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You wake up in the middle of the night to a pressure on your chest, as if someone were pressing a foot down and your ribs were about to give way. You try to roll over. You don't move. You try again. Nothing. You can't move your body, your limbs. You call out to your parents, your siblings, anyone nearby. Nothing. No words come from your mouth.
You try to scream. Not a sound. Panicking, you yell at the top of your lungs, but, only in your head. No response from your lips or your lungs. You realize your eyes are still closed. You try to open them. No response. You have no control whatsoever; not of your arms, your legs, eyes, lips. You fight, trying to move, and after an agonizing interim - long, long minutes - you move. You're awake, and so is your body. You can move, roll over, get out of bed. You lie awake for a while, groggy, going over what happened, afraid to close your eyes again. You eventually succumb to weariness and fall back asleep.
Sunlight streams through the windows, bathing your room in a warm glow. You lift your sheets off you, swing your legs off your bed. You head to the bathroom to get ready for the day. As you do, you consider what happened to you last night.
It was a terrifying experience: losing control of your body, unable to call out for help or even scream in a panic. It's a hard thing to shrug off. You contemplate your options. Maybe you decide to tell your parents, your siblings, a friend. Maybe you keep it to yourself. Whatever your choice, the likely conclusion is that it was just an isolated occurrence. It probably won't happen again, and even if it does, what can you do? Days pass without incident, and the constant distractions of life let you forget about that night.
Then, just as before, you awake to a pressure on your chest and you can't move your body. Just as before, you are paralyzed, terrified, and panicking. Again you fight for control, eventually regaining it. Your night terrors or night paralysis, whatever you chalk it up to, are becoming more frequent.
You now wake in the middle of the night almost every other night, three or four times a week. You fight each time for control of your body. Eventually you realize your efforts are useless, and will always be. No matter how hard you fight it, your body slowly comes back under your control on its own time. Nothing you do can speed it up.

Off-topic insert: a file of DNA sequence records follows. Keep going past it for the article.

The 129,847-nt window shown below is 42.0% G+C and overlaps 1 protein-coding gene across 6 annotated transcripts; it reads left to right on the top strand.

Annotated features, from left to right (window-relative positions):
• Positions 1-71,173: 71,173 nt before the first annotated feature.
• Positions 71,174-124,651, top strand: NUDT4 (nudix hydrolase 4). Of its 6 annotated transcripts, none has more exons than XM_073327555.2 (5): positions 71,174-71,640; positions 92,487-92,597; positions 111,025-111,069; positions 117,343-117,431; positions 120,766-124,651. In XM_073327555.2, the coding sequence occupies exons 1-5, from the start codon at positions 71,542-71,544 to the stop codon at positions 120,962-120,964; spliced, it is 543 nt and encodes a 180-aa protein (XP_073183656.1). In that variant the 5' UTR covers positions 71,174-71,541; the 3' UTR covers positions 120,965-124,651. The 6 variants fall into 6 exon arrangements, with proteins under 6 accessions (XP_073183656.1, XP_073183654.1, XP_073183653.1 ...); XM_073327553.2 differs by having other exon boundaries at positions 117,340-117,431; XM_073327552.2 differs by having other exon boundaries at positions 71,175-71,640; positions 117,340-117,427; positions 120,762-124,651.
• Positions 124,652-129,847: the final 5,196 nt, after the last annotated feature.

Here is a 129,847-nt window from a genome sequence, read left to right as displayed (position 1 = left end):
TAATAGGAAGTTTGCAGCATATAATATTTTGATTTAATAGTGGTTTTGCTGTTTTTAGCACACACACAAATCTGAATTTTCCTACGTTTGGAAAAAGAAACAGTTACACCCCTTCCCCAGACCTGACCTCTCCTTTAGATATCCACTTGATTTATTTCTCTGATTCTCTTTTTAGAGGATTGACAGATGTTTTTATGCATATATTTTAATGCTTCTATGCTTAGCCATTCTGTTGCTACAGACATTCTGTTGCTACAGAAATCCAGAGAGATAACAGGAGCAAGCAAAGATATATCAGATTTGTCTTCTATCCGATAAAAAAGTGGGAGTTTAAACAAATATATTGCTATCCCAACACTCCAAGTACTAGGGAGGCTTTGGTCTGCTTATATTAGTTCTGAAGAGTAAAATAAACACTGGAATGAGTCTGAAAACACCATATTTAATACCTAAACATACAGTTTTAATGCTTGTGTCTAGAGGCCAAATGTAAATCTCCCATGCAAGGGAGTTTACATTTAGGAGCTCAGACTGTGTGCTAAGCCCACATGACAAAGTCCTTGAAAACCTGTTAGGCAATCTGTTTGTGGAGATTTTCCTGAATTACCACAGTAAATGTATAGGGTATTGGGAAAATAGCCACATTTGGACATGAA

You reach a point where the terrible nights become little more than a nuisance. There's nothing you can do about them anyway, so when you wake up to that distinctive pressure on your chest, you simply wait it out and go back to sleep when you can move again.
You wake up in the middle of the night to that crushing pressure on your chest, as has now become so commonplace. You can't move. You're used to it. You wait for some minutes. Extraordinarily slow minutes. You can move again. You roll over and go back to sleep. You think nothing of this night; it is just like all the others.
Sunlight and birds chirping signal the beginning of a new day. From your bed to your bathroom and your clothes, you get ready for it. You head for the kitchen, from where you smell a nice breakfast cooking. Your family is up and about, chatting, eating, reading. You ask what's for breakfast.
Maybe they didn't hear you. You ask again.
It's not April first, is it? Is your whole family in on some sort of prank where they completely ignore you, as if you aren't even there? You try to get their attention. You speak loudly, but nobody seems to hear you. They can't ignore you if you yell, right? Still nothing. You continue yelling and now wave your arms. They can't ignore you for long, they'll eventually break.
Your mother gets up and heads towards you. Has she finally decided to give up on that silly prank?
She walks right past you.
She's heading in the direction of your room. Maybe she has to talk to you in private. Are you in trouble? That could certainly explain why you were ignored.
She turns the doorknob and gently pushes the door open.
"Rise and shine, sleepy head. You can't sleep in too late."
Then you realize...